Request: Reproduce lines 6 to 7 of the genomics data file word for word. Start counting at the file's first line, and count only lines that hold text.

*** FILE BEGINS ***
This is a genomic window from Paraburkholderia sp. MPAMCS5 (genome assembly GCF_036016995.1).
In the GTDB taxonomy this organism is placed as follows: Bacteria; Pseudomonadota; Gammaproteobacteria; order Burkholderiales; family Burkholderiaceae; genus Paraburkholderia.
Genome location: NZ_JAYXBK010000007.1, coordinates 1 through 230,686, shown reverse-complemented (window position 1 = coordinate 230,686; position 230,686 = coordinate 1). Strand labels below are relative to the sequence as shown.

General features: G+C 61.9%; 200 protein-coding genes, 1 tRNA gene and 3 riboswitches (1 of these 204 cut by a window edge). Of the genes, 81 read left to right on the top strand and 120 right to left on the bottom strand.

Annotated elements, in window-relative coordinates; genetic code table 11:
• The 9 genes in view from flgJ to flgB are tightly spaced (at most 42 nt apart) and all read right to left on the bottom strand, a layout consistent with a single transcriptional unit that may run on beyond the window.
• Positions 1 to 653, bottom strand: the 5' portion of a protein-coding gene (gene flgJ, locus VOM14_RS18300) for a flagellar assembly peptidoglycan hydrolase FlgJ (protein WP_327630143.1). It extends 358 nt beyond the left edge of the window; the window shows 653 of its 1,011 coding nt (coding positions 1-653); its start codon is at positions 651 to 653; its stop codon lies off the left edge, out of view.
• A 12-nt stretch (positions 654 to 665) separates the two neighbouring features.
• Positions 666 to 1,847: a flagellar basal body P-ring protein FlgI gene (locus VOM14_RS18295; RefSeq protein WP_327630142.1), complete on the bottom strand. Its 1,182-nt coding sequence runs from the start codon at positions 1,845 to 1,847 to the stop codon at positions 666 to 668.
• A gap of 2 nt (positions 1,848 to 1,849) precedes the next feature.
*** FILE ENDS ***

• The 9 genes in view from flgJ to flgB are tightly spaced (at most 42 nt apart) and all read right to left on the bottom strand, a layout consistent with a single transcriptional unit that may run on beyond the window.
• Positions 1 to 653, bottom strand: the 5' portion of a protein-coding gene (gene flgJ, locus VOM14_RS18300) for a flagellar assembly peptidoglycan hydrolase FlgJ (protein WP_327630143.1). It extends 358 nt beyond the left edge of the window; the window shows 653 of its 1,011 coding nt (coding positions 1-653); its start codon is at positions 651 to 653; its stop codon lies off the left edge, out of view.